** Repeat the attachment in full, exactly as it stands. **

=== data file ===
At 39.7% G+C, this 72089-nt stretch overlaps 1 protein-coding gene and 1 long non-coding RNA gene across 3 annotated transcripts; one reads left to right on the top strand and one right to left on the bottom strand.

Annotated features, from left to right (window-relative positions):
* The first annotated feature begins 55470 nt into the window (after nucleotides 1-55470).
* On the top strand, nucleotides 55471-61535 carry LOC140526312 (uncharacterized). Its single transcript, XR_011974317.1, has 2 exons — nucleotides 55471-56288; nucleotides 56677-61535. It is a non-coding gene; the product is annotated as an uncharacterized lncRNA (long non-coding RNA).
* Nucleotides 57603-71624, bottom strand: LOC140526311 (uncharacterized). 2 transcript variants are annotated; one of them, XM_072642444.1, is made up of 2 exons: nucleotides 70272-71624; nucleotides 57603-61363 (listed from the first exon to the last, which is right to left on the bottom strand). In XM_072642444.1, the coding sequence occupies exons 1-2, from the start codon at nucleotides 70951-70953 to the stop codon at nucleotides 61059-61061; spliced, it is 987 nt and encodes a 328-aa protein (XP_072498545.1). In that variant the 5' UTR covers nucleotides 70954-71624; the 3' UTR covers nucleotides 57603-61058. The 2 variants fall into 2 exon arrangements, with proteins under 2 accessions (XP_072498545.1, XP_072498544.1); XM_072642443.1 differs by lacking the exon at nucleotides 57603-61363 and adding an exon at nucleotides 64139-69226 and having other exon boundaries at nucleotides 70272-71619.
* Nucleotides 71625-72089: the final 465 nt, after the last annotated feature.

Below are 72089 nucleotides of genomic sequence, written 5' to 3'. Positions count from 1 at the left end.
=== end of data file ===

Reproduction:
At 39.7% G+C, this 72089-nt stretch overlaps 1 protein-coding gene and 1 long non-coding RNA gene across 3 annotated transcripts; one reads left to right on the top strand and one right to left on the bottom strand.

Annotated features, from left to right (window-relative positions):
* The first annotated feature begins 55470 nt into the window (after nucleotides 1-55470).
* On the top strand, nucleotides 55471-61535 carry LOC140526312 (uncharacterized). Its single transcript, XR_011974317.1, has 2 exons — nucleotides 55471-56288; nucleotides 56677-61535. It is a non-coding gene; the product is annotated as an uncharacterized lncRNA (long non-coding RNA).
* Nucleotides 57603-71624, bottom strand: LOC140526311 (uncharacterized). 2 transcript variants are annotated; one of them, XM_072642444.1, is made up of 2 exons: nucleotides 70272-71624; nucleotides 57603-61363 (listed from the first exon to the last, which is right to left on the bottom strand). In XM_072642444.1, the coding sequence occupies exons 1-2, from the start codon at nucleotides 70951-70953 to the stop codon at nucleotides 61059-61061; spliced, it is 987 nt and encodes a 328-aa protein (XP_072498545.1). In that variant the 5' UTR covers nucleotides 70954-71624; the 3' UTR covers nucleotides 57603-61058. The 2 variants fall into 2 exon arrangements, with proteins under 2 accessions (XP_072498545.1, XP_072498544.1); XM_072642443.1 differs by lacking the exon at nucleotides 57603-61363 and adding an exon at nucleotides 64139-69226 and having other exon boundaries at nucleotides 70272-71619.
* Nucleotides 71625-72089: the final 465 nt, after the last annotated feature.

Below are 72089 nucleotides of genomic sequence, written 5' to 3'. Positions count from 1 at the left end.